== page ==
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Google Sketchup - Come Along for the Ride

101577 Views 169 Replies 34 Participants Last post by  Tangle
Trying to get back in the swing - new project

OK - so I'm finally getting back to doing things. Small stuff mostly and easy things. So I'm thinking of making a cutting board for my sister-in-law. A board for cutting bread. She makes the best homemade bread!!

Anyway - this is what I'm trying to do.


I'm having trouble getting the colors right. The whole idea of doing a SU picture is to see if what you want to do will look good, etc.

I want to change a couple of the components to a walnut color.

If you try to imagine what I want to do-the first 3" section (on the left) will have cherry on the bottom - walnut on the top.

then comes a maple strip, then a 3/4 strip with walnut on the bottom and cherry on top - then a maple strip - then 3/4 strip with cherry on bottom and walnut on top - then a maple strip then the 3" piece on the right has
walnut on the bottom and cherry on top.

If anyone can help with the coloring I'd appreciate it. I looked in the paint bucket and there are not many wood colors - I'm sure there is a way to import more - but not sure how.

Thanks in advance for any help.
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The Beginning

So you asked for it, so here it is-- a blog about Sketchup. Now the first thing you have to know is that I'm a complete novice and so this journey we are taking will be interesting. I'm looking forward to the challenge of bringing Sketchup to life for you and me! The other thing is that until Saturday I'm not going to be able to do much. My home internet is down until then when the repair guy comes, so I'm doing a little bit from work before the work day starts and maybe a bit at lunch time. Also know that I'm pretty much typing left handed until after my surgery, so if you see a typo, please forgive me. Fortunately I type for a living and my left hand knows where all the keys are!

First things first. You can download Google Sketchup (for free) at There is the free program and the Pro program. Definitely get the free one!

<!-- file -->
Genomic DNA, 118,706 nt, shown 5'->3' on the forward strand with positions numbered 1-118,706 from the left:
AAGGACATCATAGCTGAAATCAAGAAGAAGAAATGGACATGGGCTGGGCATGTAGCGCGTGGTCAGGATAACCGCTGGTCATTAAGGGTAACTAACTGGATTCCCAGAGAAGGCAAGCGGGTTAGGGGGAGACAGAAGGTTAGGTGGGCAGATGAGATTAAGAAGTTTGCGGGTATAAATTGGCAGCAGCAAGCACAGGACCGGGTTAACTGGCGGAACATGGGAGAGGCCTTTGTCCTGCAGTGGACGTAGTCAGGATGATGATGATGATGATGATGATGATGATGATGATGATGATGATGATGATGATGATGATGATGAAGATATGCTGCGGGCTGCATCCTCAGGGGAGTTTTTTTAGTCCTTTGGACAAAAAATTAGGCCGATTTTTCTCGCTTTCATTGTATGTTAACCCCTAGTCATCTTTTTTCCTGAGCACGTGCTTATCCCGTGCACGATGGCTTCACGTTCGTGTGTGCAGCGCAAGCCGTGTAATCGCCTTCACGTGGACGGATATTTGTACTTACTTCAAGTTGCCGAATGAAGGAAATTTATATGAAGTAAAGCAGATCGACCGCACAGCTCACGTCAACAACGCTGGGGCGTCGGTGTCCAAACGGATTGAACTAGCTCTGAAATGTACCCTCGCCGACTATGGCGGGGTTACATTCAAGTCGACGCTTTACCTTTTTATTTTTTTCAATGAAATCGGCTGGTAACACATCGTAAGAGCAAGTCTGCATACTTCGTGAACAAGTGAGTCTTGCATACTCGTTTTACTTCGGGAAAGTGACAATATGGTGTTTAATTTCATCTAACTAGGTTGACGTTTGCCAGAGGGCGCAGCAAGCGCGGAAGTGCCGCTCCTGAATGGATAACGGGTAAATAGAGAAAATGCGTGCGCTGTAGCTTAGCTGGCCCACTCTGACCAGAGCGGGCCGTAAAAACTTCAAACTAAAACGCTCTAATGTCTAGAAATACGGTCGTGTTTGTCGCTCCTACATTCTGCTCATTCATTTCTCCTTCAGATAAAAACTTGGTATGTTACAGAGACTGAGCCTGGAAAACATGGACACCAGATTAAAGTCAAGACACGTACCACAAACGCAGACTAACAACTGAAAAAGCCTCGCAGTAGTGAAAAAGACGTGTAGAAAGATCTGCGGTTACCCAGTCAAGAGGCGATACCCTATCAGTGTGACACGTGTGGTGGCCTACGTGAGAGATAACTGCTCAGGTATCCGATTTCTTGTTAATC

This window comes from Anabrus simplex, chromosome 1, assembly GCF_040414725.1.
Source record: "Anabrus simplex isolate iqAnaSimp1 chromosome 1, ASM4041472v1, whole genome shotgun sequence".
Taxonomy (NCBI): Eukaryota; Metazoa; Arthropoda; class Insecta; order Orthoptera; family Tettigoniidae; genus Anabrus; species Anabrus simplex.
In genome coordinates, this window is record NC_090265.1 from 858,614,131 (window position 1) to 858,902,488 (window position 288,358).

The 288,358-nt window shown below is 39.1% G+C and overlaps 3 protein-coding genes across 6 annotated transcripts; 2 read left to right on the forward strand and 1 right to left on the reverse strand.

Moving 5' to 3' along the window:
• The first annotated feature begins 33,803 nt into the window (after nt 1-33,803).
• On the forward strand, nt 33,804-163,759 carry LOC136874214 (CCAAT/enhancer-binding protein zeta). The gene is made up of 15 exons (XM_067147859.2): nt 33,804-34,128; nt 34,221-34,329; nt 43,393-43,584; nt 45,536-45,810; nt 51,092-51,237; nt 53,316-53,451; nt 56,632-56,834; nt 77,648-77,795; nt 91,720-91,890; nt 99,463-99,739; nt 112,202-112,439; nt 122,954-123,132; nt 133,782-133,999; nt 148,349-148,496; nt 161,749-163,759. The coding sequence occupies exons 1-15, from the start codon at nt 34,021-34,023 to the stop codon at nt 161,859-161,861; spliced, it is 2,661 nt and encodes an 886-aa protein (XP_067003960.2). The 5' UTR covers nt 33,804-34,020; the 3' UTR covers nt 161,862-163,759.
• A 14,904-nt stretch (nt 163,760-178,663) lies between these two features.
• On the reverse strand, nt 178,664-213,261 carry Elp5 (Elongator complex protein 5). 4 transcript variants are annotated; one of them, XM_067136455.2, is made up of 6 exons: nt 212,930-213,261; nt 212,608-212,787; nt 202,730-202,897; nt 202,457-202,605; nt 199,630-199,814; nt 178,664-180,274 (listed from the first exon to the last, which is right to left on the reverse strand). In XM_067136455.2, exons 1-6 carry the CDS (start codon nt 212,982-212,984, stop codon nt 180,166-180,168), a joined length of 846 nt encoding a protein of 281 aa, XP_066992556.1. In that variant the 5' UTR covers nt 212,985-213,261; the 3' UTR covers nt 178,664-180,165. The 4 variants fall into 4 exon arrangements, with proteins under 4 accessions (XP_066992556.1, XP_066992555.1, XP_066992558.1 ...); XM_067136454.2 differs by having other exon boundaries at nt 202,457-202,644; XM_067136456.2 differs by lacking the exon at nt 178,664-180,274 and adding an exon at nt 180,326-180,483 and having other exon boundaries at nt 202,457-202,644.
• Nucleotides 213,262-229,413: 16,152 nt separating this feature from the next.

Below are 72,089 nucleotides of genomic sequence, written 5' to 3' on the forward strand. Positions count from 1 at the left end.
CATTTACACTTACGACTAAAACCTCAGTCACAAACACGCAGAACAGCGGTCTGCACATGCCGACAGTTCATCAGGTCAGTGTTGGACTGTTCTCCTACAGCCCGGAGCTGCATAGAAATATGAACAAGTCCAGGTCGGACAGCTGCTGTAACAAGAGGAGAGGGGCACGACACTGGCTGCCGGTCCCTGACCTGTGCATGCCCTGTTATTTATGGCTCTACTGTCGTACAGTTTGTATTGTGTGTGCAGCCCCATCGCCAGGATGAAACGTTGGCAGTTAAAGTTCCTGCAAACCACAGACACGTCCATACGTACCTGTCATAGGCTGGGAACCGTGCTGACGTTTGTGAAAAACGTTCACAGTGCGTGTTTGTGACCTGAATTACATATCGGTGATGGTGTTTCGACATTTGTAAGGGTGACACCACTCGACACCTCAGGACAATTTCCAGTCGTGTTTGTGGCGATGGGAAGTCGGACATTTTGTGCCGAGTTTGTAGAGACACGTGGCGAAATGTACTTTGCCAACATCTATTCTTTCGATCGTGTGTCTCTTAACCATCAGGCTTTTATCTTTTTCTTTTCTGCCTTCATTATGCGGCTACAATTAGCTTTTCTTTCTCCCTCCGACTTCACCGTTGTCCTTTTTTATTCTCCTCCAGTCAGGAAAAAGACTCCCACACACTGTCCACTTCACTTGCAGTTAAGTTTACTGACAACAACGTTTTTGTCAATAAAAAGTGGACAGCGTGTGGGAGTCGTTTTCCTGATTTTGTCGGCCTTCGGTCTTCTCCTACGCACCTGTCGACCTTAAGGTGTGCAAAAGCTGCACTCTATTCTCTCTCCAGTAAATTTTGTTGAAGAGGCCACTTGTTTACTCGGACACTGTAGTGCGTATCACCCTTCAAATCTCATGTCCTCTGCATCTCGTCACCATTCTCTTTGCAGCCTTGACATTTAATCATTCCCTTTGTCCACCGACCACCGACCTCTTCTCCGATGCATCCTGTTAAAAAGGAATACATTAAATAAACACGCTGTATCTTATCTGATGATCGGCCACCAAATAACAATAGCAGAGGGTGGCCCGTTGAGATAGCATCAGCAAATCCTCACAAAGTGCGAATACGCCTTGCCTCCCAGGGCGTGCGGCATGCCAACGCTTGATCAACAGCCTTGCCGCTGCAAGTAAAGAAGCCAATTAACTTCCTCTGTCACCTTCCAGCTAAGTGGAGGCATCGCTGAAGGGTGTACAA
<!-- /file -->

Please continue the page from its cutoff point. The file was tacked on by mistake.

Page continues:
Having a mouse with a wheel helps a lot, but the program is also easy for us laptop folks. But if you use a mouse - try getting one with a wheel. (Although I think most new computers come with a mouse wit a wheel.)

Well - I need to get to work - a girls got to make a living.

I hope this blog will be enjoyable for you. I'm sur I'll learn alot as I've always said - the best way to learn somethin is to teach it to someone else.

Good choice Betsy. I'm counting on you to teach me how to use Sketchup. But, don't worry, no pressure.

In the beginning.....

So the journey begins. The trip is short this morning because I've got to start work shortly.

I'm a beginner at this program so thsy's where we are starting. I will do my best to answer, or find answers to all questions. Everyoneis welcomed to chime in with questions, answers, or corections to my answers.

So like I said short and sweet this morning.

First - definitely get a mouse with a scrool wheel-even if you have a laptop. I got my mouse out last night and it makes a HUGE difference in using the program.

Next when you open a new sheet there's this man standing there. Ten points to the one who can tell me his name! I know it already. Anyway - I don't like the guy. He's a sexist slob. How do I know this? because he appears to be walking and he has his head turned in the "Wow that's a good looking woman" turn. :) Just kidding guys.

To get rid of the little guy - use the select tool, the little arrow in the top left corner to select him and then right click and scroll up to erase or hide. You can also just click on him and then right click.

I believe to make him go away permanently you need to make a template. I'll get into that later this weekend when my home internet is fixed and I have more time.

"Snip"--you know what that is right-- snip a stray thread off your shirt or you snip at your wife-- wait that must be snap at your wife--sorry. :)

Snip is how you can stop what ever you are trying to do from happening again. Say, for instance you are drawing a line and are done and want now to draw a circle. You move your cursor to select the cricle but you are still dragging a line along for the ride to the circle tool.

To stop drawing your line, or rectangle or circle, etc. when you finish with the action press the "esc" or escape button. This "snips" off the line,ectangle, etc. and you can go merrily to another action.

OK, gotta go for now. Will do more exploring and more indepth blog this weekend.

Thanks guys and rememberEveryoneis welcomed to chime in with questions, answers, or corections to my answers.